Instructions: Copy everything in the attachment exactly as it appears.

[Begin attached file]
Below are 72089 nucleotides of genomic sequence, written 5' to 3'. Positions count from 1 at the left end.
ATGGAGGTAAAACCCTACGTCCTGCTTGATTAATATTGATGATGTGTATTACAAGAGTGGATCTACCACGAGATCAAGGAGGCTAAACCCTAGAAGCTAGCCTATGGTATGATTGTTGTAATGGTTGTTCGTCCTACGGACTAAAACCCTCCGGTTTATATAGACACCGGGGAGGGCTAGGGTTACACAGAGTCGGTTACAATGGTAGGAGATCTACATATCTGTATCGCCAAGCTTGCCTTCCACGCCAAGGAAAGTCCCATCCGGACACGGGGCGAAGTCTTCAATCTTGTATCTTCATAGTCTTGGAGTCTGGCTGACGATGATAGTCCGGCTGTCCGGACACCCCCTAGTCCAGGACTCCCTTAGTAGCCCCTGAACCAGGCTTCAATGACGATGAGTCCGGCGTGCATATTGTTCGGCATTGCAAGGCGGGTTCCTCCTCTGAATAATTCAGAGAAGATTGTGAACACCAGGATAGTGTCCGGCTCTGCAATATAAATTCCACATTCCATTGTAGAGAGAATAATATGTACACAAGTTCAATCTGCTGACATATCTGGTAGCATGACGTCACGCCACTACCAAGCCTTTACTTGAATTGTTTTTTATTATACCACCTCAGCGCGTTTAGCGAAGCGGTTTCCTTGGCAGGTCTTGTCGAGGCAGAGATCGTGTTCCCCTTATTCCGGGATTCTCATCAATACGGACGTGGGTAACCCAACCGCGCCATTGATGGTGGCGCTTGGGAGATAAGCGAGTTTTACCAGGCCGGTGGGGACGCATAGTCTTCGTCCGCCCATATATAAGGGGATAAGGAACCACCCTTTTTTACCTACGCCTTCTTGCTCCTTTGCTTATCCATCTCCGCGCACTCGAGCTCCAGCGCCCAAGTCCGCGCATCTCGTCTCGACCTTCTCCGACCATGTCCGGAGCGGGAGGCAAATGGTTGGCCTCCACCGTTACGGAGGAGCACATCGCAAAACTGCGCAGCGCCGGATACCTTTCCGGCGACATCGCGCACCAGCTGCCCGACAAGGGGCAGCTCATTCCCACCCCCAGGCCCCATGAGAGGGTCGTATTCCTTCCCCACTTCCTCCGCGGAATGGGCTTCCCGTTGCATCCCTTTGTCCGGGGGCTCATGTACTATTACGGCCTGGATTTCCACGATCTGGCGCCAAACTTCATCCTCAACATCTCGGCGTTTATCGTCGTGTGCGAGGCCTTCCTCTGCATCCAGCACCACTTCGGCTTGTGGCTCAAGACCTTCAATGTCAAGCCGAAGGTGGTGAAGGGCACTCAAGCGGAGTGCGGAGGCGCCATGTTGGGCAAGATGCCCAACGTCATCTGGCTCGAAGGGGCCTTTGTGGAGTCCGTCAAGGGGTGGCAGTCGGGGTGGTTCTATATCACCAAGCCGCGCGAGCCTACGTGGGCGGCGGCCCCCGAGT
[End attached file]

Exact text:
Below are 72089 nucleotides of genomic sequence, written 5' to 3'. Positions count from 1 at the left end.
ATGGAGGTAAAACCCTACGTCCTGCTTGATTAATATTGATGATGTGTATTACAAGAGTGGATCTACCACGAGATCAAGGAGGCTAAACCCTAGAAGCTAGCCTATGGTATGATTGTTGTAATGGTTGTTCGTCCTACGGACTAAAACCCTCCGGTTTATATAGACACCGGGGAGGGCTAGGGTTACACAGAGTCGGTTACAATGGTAGGAGATCTACATATCTGTATCGCCAAGCTTGCCTTCCACGCCAAGGAAAGTCCCATCCGGACACGGGGCGAAGTCTTCAATCTTGTATCTTCATAGTCTTGGAGTCTGGCTGACGATGATAGTCCGGCTGTCCGGACACCCCCTAGTCCAGGACTCCCTTAGTAGCCCCTGAACCAGGCTTCAATGACGATGAGTCCGGCGTGCATATTGTTCGGCATTGCAAGGCGGGTTCCTCCTCTGAATAATTCAGAGAAGATTGTGAACACCAGGATAGTGTCCGGCTCTGCAATATAAATTCCACATTCCATTGTAGAGAGAATAATATGTACACAAGTTCAATCTGCTGACATATCTGGTAGCATGACGTCACGCCACTACCAAGCCTTTACTTGAATTGTTTTTTATTATACCACCTCAGCGCGTTTAGCGAAGCGGTTTCCTTGGCAGGTCTTGTCGAGGCAGAGATCGTGTTCCCCTTATTCCGGGATTCTCATCAATACGGACGTGGGTAACCCAACCGCGCCATTGATGGTGGCGCTTGGGAGATAAGCGAGTTTTACCAGGCCGGTGGGGACGCATAGTCTTCGTCCGCCCATATATAAGGGGATAAGGAACCACCCTTTTTTACCTACGCCTTCTTGCTCCTTTGCTTATCCATCTCCGCGCACTCGAGCTCCAGCGCCCAAGTCCGCGCATCTCGTCTCGACCTTCTCCGACCATGTCCGGAGCGGGAGGCAAATGGTTGGCCTCCACCGTTACGGAGGAGCACATCGCAAAACTGCGCAGCGCCGGATACCTTTCCGGCGACATCGCGCACCAGCTGCCCGACAAGGGGCAGCTCATTCCCACCCCCAGGCCCCATGAGAGGGTCGTATTCCTTCCCCACTTCCTCCGCGGAATGGGCTTCCCGTTGCATCCCTTTGTCCGGGGGCTCATGTACTATTACGGCCTGGATTTCCACGATCTGGCGCCAAACTTCATCCTCAACATCTCGGCGTTTATCGTCGTGTGCGAGGCCTTCCTCTGCATCCAGCACCACTTCGGCTTGTGGCTCAAGACCTTCAATGTCAAGCCGAAGGTGGTGAAGGGCACTCAAGCGGAGTGCGGAGGCGCCATGTTGGGCAAGATGCCCAACGTCATCTGGCTCGAAGGGGCCTTTGTGGAGTCCGTCAAGGGGTGGCAGTCGGGGTGGTTCTATATCACCAAGCCGCGCGAGCCTACGTGGGCGGCGGCCCCCGAGT